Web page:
First computing device 14 includes a display 36, a processor 38, a memory 40, a communication device 42, and an input device 44 such as a keyboard, mouse, touch screen, or other conventional input device (or any combination thereof). First computing device 14 may be a conventional personal computer (PC) having sufficient processing, storage, and communications capabilities to perform the various functions described herein. Alternatively, first computing device 14 may be configured as a thin-client type device with minimal processing and storage capability. In any event, first computing device 14 (and docking station 32) may be situated in a location of the LTC that is accessible by a plurality of clinicians, such as a central nurse station or other common location. In the example described below, first computing device 14 is described as a conventional PC.
 As shown in FIG. 1, communication device 42 of first computing device 14 is coupled to network 20, which is coupled to network 22. It should be understood that the communications functions of either or both of networks 20, 22 may be performed by any of a variety of different types of networks, including the Internet, the POTS network, a cellular network, a LAN, WAN, voice-over IP, or other network enabling the transfer of information between two or more computing devices. Moreover, while network 20 and network 22 are shown as separate networks in FIG. 1, it should be understood that a single network, or more than two networks, may be employed consistent with the teachings of the present invention. In the example described below, network 20 is the Internet, network 22 is a conventional cellular communications network, and communications device 42 is a modem. In such an embodiment, communications device 42 communicates with network 20 using web browser software stored in memory 40 and executed by processor 38 of first computing device 14. As described below, network 20 is coupled to server 18, which is configured to communicate with first computing device 14 via network 20, communicate with communication module 24 via network 20 and network 22 according to well known principles in the art, and communicate with communication module 24 via network 22 alone.
 Second computing device 16 may share certain characteristics with first computing device 14, including a display 46, a processor 48, a memory 50, a communications device 52, and an input device 54. Of course, second computing device 16 may also differ substantially from first computing device 14 in terms of its capabilities and physical configuration. In the example described below, second computing device 16, like first computing device 14, is described as a conventional PC. In one embodiment of the invention, second computing device 16 is located remotely from first computing device 14 in an office of a physician off-site from the LTC. Alternatively, second computing device 16 may be located within the LTC, at the physician's home, or at some other location accessible by the physician responsible for reviewing bG data resulting from tests performed at the LTC.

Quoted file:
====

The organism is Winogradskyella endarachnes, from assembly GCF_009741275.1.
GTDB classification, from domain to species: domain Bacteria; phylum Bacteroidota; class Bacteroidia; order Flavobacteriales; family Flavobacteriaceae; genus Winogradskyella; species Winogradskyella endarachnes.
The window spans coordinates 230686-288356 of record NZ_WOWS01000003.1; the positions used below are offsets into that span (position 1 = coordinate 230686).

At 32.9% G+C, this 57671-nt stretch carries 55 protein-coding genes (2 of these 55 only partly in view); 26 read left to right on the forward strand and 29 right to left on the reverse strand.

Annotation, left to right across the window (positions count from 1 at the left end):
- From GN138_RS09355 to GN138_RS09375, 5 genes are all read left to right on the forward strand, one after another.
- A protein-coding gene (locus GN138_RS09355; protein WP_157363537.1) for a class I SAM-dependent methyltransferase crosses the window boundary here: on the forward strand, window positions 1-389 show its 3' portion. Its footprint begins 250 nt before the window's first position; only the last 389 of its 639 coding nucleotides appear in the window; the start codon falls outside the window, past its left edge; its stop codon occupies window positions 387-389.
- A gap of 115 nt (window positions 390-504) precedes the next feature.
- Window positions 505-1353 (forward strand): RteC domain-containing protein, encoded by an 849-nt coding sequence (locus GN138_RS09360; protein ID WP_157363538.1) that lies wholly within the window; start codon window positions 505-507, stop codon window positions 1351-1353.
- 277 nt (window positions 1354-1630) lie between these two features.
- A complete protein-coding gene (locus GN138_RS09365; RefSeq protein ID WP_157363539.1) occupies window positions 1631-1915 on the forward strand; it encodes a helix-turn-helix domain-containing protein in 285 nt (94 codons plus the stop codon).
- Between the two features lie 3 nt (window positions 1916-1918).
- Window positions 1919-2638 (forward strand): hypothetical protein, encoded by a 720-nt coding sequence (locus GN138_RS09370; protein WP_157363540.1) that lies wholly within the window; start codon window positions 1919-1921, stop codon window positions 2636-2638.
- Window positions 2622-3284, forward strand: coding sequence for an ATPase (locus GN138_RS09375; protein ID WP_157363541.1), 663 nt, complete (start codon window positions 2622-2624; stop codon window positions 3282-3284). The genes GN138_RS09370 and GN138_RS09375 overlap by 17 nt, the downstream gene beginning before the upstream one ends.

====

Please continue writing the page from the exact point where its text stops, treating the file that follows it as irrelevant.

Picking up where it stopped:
Referring still to FIG. 1, server 18 may be a conventional server computer including a processor 56, a memory 60, a communications device 62, and a database 64, which may or may not be a component of memory 60. In the example described below, server 18 is configured to generate a plurality of web page interfaces according to principle that are well-known in the art for access by a clinician operating first computing device 14 and a physician operating second computing device 16. Also, database 64 is described herein as a single, centrally accessible data repository for bG data (and other testing information associated with the bG data). As will be apparent to one of ordinary skill in the art, database 64 may alternatively be a distributed database, maintained by multiple servers at multiple physical locations.
 Communication module 24 is coupled to network 22 as shown in FIG. 1. As will be apparent upon review of the following description, communication module 24 may include any of a variety of different types of communication devices capable of receiving messages from first computing device 14 via network 22 (and/or network 20, depending upon the configuration of system 10), including a conventional telephone, a fax machine, a cellular telephone, a pager, a web-enabled cellular telephone, a portable digital assistant, a pocket PC, or any similar device. In the example described below, communication module 24 is a conventional cellular telephone with text messaging capabilities.
 In operation, a clinician or other user of first computing device 14 logs in to system 10 by activating web browser software stored in memory 40 of first computing device 14 and connecting to network 20 in a conventional manner. The clinician accesses the website operated by server 18 by entering the appropriate web address or otherwise executing a script file stored in memory 40 to automatically access the website. Server 18 then generates a log in page 70 as shown in FIG. 2. Any of four different categories of users may log-in by selecting an appropriate radio button 72, entering a user name in field 74, entering a password in field 76, and activating log-in button 78. The user identification and password feature ensures controlled access and secure storage of the testing information in database 64.